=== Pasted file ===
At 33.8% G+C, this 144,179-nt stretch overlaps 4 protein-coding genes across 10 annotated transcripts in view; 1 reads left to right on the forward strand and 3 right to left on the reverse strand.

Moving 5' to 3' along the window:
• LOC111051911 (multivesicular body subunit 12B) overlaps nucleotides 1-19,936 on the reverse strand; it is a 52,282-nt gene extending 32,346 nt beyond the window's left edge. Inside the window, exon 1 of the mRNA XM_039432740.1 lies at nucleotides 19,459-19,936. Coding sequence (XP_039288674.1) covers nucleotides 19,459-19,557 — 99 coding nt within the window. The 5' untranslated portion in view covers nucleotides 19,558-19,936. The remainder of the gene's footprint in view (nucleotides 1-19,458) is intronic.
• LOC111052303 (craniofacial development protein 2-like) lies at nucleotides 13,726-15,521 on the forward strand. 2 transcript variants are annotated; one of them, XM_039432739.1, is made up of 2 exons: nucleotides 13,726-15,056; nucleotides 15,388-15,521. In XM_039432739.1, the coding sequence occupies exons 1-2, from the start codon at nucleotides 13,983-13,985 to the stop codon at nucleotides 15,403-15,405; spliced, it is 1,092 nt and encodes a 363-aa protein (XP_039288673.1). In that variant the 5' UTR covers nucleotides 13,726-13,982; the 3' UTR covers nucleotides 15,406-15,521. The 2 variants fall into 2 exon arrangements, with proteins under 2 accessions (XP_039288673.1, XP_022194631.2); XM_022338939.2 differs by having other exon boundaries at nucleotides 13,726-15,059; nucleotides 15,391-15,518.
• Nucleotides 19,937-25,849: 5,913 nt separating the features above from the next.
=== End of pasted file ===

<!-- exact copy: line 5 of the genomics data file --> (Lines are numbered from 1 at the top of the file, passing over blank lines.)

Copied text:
• Nucleotides 19,937-25,849: 5,913 nt separating the features above from the next.